Writer: John Arcudi
Artist: Tan Eng Huat
The book opens by looking in on Ted who has decided that if he's going to make it as a hero, he's going to have to improve his ability to see into the future beyond its current one-minute range. However his efforts are a little too successful, and he jumps further into the future than he wants, and to make matters even more confusing he's also treated to the a barrage of possible futures. We then look in on Fever who is waiting anxiously at the hospital for news about Vic, who was caught in the explosion that she generated when she lost her temper at the end of the last issue. However, a chance meeting with a crackpot who calls himself the Purple Purposeless gives Fever a new outlook on life, and her anxious worry is replaced by a detached approach to life. However her new carefree attitude is likely going to be challenged when the cabbie whose cab she made explode points her out to the arriving police. We then look in on Robot Man who is discovering that it's rather difficult to hitchhike across the country when you are a hulking robotic monstrosity, and the one car that almost picks him up is carrying Tycho, the blind samurai that the team fought before the real Cliff returned to the book.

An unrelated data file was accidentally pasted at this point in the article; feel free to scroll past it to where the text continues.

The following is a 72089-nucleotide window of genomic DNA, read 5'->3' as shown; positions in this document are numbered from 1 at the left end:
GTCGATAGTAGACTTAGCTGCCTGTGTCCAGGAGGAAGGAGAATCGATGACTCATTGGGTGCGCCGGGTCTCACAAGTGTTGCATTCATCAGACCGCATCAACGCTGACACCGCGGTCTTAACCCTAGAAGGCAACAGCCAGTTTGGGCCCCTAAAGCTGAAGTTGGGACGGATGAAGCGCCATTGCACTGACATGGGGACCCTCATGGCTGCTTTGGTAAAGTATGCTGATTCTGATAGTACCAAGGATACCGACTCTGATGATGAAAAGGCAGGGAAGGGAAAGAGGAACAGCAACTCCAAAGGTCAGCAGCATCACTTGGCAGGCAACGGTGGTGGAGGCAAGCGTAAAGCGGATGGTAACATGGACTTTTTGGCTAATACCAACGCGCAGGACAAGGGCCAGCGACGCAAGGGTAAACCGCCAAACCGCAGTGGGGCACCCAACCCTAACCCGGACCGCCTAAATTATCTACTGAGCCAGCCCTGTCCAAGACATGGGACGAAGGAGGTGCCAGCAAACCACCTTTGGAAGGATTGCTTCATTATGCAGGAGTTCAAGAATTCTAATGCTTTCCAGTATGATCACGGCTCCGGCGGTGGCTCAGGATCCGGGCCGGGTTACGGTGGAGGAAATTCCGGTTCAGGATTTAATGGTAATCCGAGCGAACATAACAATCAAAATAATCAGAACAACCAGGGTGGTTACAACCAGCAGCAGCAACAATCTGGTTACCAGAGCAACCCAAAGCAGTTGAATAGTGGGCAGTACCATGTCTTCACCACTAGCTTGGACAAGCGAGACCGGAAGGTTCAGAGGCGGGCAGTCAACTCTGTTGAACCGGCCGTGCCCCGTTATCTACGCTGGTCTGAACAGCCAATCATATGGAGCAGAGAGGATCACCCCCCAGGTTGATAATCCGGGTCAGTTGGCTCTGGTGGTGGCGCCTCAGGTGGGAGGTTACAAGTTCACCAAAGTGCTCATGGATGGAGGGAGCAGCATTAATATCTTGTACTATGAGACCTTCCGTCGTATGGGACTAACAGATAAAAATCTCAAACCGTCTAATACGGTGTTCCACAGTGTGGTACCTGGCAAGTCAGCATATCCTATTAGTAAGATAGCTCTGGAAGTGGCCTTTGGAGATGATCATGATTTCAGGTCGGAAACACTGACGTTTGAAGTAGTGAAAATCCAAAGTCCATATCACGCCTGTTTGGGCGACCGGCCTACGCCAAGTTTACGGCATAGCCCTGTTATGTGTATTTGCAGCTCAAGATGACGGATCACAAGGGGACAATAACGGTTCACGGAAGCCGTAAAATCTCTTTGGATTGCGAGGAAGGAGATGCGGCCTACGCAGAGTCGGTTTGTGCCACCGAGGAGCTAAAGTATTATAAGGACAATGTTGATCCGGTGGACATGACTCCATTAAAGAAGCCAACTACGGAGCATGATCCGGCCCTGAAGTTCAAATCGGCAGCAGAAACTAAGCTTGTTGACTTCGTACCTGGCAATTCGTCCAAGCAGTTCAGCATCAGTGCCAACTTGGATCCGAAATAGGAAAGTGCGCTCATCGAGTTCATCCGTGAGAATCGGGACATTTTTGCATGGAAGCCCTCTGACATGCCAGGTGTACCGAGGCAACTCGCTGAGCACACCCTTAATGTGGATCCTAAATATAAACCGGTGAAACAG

Of all the issues we've gotten thus far on this new Doom Patrol series, I have to say that this one takes the cake for being the most bizarre. Oh sure it picks up on where we left off last issue, and it doesn't even come close to touching the sheer weirdness that was Grant Morrison's take on the team. However, there are several moments in this issue where I had to admire this book's willingness to embrace the odd little additions it added to the mix, with the Purple Purposeless being one of my favorite additions to these pages. I mean first off one has admire a man whose beer gut rivals that of a woman nine months into her pregnancy, and when this gentleman decides the ideal clothing to display this impressive physique is purple spandex, then I can't help but love the character. There's also his claim that his exposure to agent orange gave him hay fever. His advice to Fever is also rather clever way of looking at the world, and his credo made me smile. The issue also has Ted attempting to expand his future seeing ability beyond its current one minute range, and this results in a fairly twisted trip that offers up some fairly curious revelations about a couple of characters. There's also an odd little subplot involving a letter that was mailed back in 1969.